So what does Legco member Tommy Cheung have to say ? after all he predicted doom and gloom for the catering industry after the smoking ban in workplaces came into being.

Has he printed a retraction to say he was wrong – by about HK$ 18 billion only whilst meanwhile demanding an hourly minimum wage of HK$ 20 ?

Can we trust what the Liberal Party or its non elected Functional Constituency members say or vested interests tell them what to say ?

You decide.

Total Restaurant Receipts






Index (Average of quarterly indices from Oct 2004 to Sep 2005 = 100)

Year-on-year % change

Index (Average of quarterly indices from Oct 2004 to Sep 2005 = 100)

Year-on-year % change













2006 no smoking ban






2007 Jan -partial smoking ban commences












2009 – July full smoking ban in place






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The restaurants sector’s total receipts was $20.8 billion in value in the first quarter, up 4.8% on the same period last year, the Census & Statistics Department says. Restaurants’ total purchases increased 4.2% in value, to $7.2 billion.

After discounting the effect of price changes, total restaurant receipts rose 3.9% in volume.

Analysed by type of restaurant, Chinese restaurants’ total receipts rose 6.3% in value, or 5.3% in volume. Fast food shops‘ total receipts grew 5.3% in value or 4.6% in volume, while bars’ total receipts of bars rose 5% in value or 4.9% in volume.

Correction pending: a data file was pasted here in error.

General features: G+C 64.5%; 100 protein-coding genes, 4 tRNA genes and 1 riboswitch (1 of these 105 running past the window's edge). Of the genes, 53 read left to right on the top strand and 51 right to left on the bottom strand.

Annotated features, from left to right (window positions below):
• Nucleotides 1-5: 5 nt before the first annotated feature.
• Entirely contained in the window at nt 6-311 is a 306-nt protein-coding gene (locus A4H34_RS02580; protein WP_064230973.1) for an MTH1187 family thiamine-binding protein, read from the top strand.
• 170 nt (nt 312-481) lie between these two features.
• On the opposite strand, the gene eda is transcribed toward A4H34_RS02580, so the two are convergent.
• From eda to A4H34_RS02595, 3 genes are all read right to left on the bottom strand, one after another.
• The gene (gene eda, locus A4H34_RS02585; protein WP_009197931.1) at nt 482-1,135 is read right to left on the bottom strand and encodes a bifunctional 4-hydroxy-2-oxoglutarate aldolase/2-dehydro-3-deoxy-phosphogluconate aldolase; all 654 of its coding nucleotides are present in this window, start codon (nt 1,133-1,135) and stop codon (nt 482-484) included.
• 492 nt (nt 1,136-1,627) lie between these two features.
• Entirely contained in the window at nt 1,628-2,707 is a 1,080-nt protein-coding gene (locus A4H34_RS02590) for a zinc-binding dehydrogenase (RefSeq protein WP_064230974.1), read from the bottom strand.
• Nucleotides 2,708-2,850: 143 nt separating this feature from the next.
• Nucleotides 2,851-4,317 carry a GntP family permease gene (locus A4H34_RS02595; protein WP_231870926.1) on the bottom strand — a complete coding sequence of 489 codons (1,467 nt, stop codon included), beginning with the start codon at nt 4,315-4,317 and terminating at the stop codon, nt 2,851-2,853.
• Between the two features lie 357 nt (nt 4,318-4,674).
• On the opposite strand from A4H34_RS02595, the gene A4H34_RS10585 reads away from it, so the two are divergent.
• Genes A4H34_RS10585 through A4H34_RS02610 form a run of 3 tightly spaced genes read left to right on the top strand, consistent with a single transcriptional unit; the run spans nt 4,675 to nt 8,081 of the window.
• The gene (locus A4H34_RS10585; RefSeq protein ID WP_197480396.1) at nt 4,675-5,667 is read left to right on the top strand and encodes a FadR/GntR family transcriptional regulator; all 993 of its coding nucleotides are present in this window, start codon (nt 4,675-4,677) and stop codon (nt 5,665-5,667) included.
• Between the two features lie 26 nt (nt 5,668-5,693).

Non-Chinese restaurants’ total receipts rose 2.4% in value or 1.9% in volume, while the figure for miscellaneous eating and drinking places grew 2% in value or 1.1% in volume.

On a seasonally adjusted quarter-to-quarter comparison, the volume of total restaurant receipts increased 1.2%.

Letters to the Editor: Officials must crack down on smokers

police-crackdown-415x275Last updated: March 21, 2010

Source: South China Morning Post

It is always a pleasure to visit Hong Kong and I felt things would be even better thanks to the smoking ban in pubs and public open spaces. However, I see the law being flouted and it is getting worse. In November there were some incidents, in January a few more, and this month I saw people smoking in so many establishments.

The government seems to be willing to let Hong Kong return to the bad old days. What a shame it will not enforce the law.

There are now several establishments I will not go to because the smoking problem is worse than ever, so at least I’m saving money.

I hope for Hong Kong’s sake the government wakes up before it is too late and the bad old days are back forever.

John Preston, Hawksburn, Victoria, Australia